• I can predict where the next campaign will end up, though: very, very high. Gigi DG has also gone to the crowdfunding platform to make a third thing; in this case, a third print collection of the wholly delightful Cucumber Quest. With a launch less than 24 hours ago and more than 500 backers driving the total to nearly 200% of goal with more than a month to go, Ms DG’s US$20K target is likely to hit a 5x to 6x overfunding. Call it US$150K +/- US$25K; given that the last two Kickstarters for CQ books have achieved, respectively, 645% and 627% of goal, I’d say she’s got a pretty good likelihood of her previous readers sticking around.
  • For going on two years, Comic Chameleon has been bringing webcomics to the mobile masses with the full support of creators; coincidentally, we’ve seen far fewer scrapers since CC’s beta was announced at the end of 2012 and formally launched (of iOs devices) in May of 2013. At the time, I noted that I’m an Android guy and thus don’t get to share in the phone-based goodness, a situation that economics did not off an easy remedy for.

    Until tomorrow. From Comic Chameleon principal (and erstwhile Alien Loves Predator photochronicler) Bernie Hou:

    The time has come to make Comic Chameleon available for your phone! [O]ur Kickstarter campaign to fund the Android version of our app [is] launching this Thursday

    The sharp-eyed among you may notice some elided content in that quote, which was necessary to chop it into a grammatically sound form because I took out some stuff I wanted to address here. Namely, that Hou (knowing as he did that I’m an Android guy) has sent along an alpha version of the app for me to play with and report back on. Work has kept me from doing so yet today, but I will be doing so at the first opportunity, and given the generally happy reviews of the CC userbase on the iDevice platform(s), I expect it (once the inevitable early bugs are identified and squashed) to make the Googleheads as happy as the Jobsters. Keep your eyes on Kickstrater tomorrow, and let’s get that sumbitch funded.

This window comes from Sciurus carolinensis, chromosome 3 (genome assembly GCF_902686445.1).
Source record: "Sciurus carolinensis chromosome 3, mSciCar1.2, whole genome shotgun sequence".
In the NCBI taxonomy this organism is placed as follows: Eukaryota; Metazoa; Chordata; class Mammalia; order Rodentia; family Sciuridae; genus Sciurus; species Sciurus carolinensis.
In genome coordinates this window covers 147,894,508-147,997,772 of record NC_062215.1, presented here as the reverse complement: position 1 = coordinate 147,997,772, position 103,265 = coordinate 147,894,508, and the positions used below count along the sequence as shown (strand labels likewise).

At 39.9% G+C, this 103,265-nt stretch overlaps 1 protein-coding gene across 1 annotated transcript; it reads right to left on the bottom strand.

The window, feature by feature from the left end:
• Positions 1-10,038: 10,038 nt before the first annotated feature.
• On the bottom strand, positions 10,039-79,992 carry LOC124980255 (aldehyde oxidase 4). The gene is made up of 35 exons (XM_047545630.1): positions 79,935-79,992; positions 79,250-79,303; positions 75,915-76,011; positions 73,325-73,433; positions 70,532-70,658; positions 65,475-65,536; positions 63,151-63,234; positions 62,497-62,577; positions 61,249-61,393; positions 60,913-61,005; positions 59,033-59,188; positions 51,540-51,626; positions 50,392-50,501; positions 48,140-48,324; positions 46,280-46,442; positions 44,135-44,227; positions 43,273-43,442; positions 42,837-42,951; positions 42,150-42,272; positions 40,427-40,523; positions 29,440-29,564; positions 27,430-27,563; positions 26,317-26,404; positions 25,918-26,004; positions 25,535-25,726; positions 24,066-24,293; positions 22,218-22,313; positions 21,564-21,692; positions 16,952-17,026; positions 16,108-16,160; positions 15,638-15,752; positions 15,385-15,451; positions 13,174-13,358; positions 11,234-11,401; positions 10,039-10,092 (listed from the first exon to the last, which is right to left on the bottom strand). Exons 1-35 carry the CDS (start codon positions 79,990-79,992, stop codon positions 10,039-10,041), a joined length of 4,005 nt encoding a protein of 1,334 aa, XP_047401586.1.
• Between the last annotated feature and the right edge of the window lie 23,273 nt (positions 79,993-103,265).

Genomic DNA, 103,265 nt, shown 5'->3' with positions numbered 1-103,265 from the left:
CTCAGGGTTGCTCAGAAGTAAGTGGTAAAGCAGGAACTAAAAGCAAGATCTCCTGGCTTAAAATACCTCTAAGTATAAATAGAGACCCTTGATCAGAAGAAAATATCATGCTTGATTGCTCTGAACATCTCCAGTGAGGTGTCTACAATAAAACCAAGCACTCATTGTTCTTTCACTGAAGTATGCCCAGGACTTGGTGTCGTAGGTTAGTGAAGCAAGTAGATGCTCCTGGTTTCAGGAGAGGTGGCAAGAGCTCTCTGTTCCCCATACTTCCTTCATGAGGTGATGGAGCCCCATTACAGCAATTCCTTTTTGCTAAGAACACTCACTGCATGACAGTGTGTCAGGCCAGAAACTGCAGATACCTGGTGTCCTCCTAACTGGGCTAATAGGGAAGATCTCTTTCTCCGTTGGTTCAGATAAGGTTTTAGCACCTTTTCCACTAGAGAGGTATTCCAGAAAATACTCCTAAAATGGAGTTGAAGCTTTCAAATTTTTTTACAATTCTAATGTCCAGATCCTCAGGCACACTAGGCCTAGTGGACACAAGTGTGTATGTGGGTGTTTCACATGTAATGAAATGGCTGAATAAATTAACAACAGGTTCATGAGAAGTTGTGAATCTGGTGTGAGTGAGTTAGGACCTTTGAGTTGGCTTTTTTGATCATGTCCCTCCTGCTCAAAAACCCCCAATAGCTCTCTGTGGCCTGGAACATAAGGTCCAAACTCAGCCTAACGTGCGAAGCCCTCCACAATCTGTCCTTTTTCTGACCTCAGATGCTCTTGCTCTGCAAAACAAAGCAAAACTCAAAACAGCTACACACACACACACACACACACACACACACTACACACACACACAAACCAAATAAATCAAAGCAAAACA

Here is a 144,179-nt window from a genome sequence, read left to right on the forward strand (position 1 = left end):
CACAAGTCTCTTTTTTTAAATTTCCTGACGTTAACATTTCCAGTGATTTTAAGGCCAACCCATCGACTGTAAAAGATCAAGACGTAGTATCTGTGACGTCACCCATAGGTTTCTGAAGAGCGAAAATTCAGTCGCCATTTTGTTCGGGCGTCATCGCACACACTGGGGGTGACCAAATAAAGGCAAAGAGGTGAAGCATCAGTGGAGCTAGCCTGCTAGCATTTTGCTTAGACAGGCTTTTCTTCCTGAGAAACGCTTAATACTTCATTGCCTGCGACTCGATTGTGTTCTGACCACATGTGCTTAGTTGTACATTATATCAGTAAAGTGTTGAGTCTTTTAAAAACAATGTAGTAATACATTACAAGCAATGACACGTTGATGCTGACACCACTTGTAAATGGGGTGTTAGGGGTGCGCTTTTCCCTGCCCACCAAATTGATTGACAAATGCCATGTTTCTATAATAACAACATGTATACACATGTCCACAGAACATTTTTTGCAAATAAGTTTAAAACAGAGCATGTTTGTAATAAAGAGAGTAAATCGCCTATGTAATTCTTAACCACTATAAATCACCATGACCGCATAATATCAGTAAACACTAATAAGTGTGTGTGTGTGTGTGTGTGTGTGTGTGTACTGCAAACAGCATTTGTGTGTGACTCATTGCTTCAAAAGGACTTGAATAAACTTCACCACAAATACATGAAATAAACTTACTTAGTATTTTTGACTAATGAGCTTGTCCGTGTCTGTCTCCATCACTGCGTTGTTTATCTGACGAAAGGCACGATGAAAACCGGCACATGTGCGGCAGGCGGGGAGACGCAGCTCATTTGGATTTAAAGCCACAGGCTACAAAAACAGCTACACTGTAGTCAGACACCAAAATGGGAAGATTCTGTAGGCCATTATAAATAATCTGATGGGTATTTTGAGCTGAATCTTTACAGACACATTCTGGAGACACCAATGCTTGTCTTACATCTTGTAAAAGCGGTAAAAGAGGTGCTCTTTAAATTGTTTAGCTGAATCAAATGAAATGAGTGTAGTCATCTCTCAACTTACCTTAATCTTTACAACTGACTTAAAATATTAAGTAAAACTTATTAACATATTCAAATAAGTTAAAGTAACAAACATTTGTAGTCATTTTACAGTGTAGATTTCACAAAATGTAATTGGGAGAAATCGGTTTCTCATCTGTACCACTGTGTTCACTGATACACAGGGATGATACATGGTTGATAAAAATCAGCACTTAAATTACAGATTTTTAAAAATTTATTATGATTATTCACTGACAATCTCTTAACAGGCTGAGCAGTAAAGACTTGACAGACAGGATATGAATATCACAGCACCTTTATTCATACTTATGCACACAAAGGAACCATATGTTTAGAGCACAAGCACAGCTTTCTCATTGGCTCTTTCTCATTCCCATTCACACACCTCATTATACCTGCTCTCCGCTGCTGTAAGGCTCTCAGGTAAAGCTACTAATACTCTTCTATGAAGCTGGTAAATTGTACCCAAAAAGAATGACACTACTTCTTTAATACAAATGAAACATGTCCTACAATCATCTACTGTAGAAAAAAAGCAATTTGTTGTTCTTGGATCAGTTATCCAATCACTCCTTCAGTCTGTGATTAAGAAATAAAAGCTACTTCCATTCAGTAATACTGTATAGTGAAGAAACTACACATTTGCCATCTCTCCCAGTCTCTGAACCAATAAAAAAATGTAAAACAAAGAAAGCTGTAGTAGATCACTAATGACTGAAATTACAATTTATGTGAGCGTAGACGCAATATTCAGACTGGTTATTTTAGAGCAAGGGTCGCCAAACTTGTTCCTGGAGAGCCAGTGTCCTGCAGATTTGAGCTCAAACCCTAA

El spam del día:

Me gusta el artículo, la mente es muy clara, yo también hago eso, gracias.

No es nada.

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¹ Plain ol’ non-Satanic porn by Ms Breeden is another thing altogether (that link is relatively safe for work).

All About Ants. Really.

Photo by unknown; sourced under a Creative Commons license (CC BY 4.0) from AntWeb

The religious fervor that any fragment of the population assigns to their particular hobby has always puzzled me. I define myself as a lot of things: husband, engineer, EMT, moustache-haver, Subaru driver. The fact that I’ve been playing videogames since before the original Atari home console has never compelled me to define myself as a “gamer”, but whatever.

Define yourself however you like, but understand you’re going to be lumped in with the actions of everybody else that claims your particular tribe. That includes everything from low-grade defensiveness to the stunted, sociopathic fraction of the gaming tribe that has an inquisitorial zeal to stamp out the “heresy” they perceive in the “threat” to their identity in that a) somewhere, somebody might like games that are different; and b) women are having sex. This has lead directly to: